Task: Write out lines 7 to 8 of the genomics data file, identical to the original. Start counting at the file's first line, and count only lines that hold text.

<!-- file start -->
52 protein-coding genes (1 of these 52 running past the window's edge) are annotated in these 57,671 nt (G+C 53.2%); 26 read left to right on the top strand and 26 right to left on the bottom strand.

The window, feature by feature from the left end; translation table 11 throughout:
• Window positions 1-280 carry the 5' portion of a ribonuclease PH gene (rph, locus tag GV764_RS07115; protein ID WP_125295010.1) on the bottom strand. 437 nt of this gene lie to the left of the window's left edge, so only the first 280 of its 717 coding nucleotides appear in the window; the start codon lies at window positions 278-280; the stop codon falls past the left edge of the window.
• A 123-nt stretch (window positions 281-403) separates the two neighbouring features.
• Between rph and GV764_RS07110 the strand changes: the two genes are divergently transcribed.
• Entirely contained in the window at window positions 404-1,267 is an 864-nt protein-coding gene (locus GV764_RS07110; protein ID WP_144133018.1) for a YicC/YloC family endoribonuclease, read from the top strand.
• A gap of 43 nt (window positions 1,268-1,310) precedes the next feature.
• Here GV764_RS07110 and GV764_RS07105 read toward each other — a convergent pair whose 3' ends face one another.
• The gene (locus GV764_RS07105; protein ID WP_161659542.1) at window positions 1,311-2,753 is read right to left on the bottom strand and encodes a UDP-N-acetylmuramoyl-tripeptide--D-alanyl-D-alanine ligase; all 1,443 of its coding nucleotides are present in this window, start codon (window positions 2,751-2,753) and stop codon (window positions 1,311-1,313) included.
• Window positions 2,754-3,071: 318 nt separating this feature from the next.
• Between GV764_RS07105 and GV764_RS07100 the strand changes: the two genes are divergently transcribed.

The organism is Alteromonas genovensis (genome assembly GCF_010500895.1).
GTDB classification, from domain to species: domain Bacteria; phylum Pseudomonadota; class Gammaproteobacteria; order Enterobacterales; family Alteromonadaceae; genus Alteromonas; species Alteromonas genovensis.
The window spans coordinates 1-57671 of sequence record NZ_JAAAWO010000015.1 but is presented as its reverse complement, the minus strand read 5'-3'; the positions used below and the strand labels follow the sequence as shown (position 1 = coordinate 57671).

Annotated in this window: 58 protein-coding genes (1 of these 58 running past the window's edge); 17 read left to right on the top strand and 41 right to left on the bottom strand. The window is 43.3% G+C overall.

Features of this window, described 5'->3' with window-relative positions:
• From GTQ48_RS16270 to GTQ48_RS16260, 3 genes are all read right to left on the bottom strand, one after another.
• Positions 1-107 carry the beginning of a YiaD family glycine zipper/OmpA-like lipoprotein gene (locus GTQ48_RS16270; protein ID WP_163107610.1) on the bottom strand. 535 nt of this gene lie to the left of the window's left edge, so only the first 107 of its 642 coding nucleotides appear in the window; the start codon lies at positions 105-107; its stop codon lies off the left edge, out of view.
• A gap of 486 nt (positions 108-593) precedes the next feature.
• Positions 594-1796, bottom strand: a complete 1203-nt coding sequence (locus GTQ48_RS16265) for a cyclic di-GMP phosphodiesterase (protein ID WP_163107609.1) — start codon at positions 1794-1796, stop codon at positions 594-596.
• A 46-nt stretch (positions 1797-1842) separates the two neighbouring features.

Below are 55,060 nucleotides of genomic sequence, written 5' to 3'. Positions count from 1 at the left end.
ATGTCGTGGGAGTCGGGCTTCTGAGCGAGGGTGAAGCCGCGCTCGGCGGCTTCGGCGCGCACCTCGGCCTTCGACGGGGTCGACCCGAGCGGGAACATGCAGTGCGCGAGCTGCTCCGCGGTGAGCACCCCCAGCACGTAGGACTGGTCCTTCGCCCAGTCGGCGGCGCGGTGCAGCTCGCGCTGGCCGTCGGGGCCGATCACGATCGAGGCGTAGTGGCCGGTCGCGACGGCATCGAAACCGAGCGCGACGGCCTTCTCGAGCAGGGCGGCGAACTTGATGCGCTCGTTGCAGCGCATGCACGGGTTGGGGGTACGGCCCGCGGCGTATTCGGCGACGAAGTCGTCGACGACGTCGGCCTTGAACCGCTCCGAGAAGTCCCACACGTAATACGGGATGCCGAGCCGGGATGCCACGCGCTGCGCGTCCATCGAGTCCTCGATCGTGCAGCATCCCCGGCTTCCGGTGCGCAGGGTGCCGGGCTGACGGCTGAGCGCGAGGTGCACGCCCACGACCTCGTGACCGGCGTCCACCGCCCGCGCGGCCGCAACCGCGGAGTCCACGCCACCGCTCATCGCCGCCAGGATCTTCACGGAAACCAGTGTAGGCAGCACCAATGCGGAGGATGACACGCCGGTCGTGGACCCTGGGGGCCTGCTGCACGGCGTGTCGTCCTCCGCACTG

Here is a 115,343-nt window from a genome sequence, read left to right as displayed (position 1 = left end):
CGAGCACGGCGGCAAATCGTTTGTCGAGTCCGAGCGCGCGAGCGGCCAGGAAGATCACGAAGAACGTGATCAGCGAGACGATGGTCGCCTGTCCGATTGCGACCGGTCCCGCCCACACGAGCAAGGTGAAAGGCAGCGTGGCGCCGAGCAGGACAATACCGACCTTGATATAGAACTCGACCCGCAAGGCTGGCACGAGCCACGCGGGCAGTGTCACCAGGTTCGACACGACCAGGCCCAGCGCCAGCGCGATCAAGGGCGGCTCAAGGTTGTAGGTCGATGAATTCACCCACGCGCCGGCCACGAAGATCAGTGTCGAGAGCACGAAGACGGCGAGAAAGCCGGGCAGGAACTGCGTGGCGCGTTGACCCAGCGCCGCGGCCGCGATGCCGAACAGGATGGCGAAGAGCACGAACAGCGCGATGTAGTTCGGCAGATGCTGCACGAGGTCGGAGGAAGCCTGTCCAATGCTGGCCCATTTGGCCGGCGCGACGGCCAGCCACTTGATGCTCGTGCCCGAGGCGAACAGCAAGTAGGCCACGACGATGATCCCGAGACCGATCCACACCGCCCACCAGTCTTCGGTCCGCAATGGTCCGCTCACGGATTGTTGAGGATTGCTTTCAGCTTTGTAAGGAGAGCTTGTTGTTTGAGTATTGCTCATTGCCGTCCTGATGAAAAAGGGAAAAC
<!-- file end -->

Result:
• A gap of 43 nt (window positions 1,268-1,310) precedes the next feature.
• Here GV764_RS07110 and GV764_RS07105 read toward each other — a convergent pair whose 3' ends face one another.